Microsoft Says WMP Vulnerability Not Harmful

A security researcher discovered an "alleged vulnerability" involving Windows Media Player, however Microsoft claims that there is no possibility for harmful code execution.

In fact, Bill Gates' dominating opus labels the claim as "false" after an extensive investigation over the Christmas holidays. According to the company, the security researcher never contacted Microsoft about the vulnerability, but rather posted the report along with proof of concept code to a public mailing list. Microsoft says that once the report began to circulate, other "organizations" began to claim that the issue was a code execution vulnerability in Windows Media Player version 9, 10, and 11.

Apparently, the researcher's concept code actually does crash the media software, however the incident remains within the application, and doesn't effect with Windows operating system itself. In fact, Windows Media Player can be restarted immediately after the crash. Microsoft claims that the issue was already addressed in Windows Server 2003 SP2, and will be addressed in other future versions. Microsoft actually seemed rather baffled as to why the researcher chose not to contact the company directly.

"Unfortunately, the researcher (Laurent Gaffié) chose not to come to us with this initial report," says a Microsoft Security Response Center blog entry. "If he had, we would’ve done the exact same investigation we just completed. When we were done, we would have let them know what we found, asked him if he thinks we might have missed something, continued the investigation if there was more information, and ultimately closed the case if we didn’t find a vulnerability. This is how we handle all of the cases we investigate with responsible researchers every year."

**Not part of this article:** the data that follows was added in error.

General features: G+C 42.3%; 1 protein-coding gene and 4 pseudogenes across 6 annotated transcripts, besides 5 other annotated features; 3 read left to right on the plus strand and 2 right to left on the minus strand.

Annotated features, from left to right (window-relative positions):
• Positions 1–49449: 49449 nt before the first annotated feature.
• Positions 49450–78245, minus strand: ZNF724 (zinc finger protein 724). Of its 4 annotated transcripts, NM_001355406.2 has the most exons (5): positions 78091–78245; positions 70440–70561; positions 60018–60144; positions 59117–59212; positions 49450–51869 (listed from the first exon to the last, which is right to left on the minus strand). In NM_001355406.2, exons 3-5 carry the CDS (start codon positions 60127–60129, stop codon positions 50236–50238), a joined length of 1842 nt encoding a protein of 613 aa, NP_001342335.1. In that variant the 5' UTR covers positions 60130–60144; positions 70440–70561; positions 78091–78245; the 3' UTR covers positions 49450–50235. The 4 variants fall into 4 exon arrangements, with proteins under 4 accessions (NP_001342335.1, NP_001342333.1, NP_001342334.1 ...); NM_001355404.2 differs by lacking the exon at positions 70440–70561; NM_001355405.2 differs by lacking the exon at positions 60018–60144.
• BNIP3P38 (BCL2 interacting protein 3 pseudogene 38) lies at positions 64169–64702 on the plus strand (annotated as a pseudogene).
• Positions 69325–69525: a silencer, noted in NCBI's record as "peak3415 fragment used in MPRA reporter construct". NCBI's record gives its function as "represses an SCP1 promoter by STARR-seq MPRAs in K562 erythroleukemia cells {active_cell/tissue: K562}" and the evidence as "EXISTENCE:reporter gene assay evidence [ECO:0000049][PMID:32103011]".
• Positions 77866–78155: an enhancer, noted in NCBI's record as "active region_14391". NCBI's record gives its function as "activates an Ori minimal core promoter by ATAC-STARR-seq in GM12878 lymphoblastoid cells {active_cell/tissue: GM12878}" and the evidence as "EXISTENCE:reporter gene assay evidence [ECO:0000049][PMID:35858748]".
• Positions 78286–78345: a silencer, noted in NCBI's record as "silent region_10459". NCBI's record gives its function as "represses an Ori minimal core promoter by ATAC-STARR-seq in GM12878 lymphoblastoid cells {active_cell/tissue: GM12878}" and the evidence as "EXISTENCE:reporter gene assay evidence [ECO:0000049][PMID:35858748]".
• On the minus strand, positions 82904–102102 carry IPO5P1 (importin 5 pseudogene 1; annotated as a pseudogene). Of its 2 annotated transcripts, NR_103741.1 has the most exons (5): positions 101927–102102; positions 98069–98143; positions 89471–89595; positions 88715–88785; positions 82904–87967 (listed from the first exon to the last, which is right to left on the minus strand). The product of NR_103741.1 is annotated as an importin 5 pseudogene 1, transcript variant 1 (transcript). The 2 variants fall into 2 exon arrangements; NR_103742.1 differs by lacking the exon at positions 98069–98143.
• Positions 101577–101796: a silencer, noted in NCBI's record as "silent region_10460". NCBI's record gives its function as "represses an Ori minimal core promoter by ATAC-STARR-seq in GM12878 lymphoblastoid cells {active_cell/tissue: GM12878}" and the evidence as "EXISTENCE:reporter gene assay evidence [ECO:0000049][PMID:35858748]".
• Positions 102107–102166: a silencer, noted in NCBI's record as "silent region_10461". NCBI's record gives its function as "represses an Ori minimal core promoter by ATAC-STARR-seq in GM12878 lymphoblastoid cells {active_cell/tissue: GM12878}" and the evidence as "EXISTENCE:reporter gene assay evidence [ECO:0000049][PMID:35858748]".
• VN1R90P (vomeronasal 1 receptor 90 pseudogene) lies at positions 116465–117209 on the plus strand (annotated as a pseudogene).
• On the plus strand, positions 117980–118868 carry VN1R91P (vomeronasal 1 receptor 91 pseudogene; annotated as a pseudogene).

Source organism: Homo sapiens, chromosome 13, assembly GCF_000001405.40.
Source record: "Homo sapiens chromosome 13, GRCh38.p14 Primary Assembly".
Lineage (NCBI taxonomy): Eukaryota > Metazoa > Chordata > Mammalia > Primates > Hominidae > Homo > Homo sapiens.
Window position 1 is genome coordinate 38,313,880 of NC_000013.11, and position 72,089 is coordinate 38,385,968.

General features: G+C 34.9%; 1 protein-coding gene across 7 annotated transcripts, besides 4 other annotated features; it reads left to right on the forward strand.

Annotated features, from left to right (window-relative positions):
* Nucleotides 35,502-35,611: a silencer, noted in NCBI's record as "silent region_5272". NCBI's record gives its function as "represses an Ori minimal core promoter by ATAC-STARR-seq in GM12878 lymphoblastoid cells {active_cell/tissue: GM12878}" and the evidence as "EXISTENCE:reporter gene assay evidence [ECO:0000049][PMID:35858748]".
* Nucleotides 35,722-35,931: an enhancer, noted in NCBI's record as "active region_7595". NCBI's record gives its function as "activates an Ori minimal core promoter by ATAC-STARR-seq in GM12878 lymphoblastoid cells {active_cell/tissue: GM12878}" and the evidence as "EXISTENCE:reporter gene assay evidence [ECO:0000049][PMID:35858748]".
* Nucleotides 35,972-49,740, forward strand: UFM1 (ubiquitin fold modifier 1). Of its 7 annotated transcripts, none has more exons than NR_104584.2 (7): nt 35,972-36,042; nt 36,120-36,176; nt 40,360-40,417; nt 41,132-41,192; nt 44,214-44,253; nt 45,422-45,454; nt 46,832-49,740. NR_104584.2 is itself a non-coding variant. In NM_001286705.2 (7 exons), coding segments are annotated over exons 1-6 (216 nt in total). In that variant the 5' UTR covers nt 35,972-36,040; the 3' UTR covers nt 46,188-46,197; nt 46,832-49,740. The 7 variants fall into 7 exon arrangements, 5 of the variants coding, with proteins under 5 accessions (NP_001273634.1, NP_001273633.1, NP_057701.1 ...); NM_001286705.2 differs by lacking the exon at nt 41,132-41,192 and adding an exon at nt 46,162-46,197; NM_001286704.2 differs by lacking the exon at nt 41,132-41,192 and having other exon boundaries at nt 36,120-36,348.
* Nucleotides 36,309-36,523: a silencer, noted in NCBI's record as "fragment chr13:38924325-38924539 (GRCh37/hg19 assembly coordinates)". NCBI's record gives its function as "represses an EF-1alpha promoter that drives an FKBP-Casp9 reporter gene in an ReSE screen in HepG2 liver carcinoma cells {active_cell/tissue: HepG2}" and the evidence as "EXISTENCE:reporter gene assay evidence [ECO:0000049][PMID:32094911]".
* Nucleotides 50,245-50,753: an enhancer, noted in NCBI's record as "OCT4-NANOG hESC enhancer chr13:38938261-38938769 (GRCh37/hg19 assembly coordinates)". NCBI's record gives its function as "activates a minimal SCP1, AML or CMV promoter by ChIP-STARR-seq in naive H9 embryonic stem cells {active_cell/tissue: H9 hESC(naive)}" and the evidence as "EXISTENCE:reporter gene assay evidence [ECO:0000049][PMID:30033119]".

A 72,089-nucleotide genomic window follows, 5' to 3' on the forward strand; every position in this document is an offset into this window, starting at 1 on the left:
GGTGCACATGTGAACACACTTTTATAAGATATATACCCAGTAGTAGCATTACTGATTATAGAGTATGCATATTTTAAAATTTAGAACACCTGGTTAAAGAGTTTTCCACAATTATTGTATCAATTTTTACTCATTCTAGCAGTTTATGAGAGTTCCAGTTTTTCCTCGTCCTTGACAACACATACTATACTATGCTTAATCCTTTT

Recently Microsoft has been in a constant, negative spotlight, first with accusations that the company knew about faulty hardware before shipping the first batch of Xbox 360 consoles. Just last week Microsoft scrambled to generate a fix for a security hole in all versions of Internet Explorer, and earlier this week thousands of 30GB Zune portable media devices locked up at 12:00:01 a.m. Although Microsoft poses to release Windows 7 Beta 1 next month which already appears on Torrent search lists.

Thankfully, the supposed Media Player vulnerability was an erroneous claim... or at least that's what Microsoft says. "We’ve found no possibility for code execution in this issue," the company said.

  • chaohsiangchen
    O RLY?
  • YA RLY!
  • bjornlo
    What a utterly useless piece of crap writing. Hey ever even read a book on journalism? Pick a topic for the article and stay on it or call it what it is, an editorial. And, even for an editorial it is poorly written. Disjointed, unrelated and biased.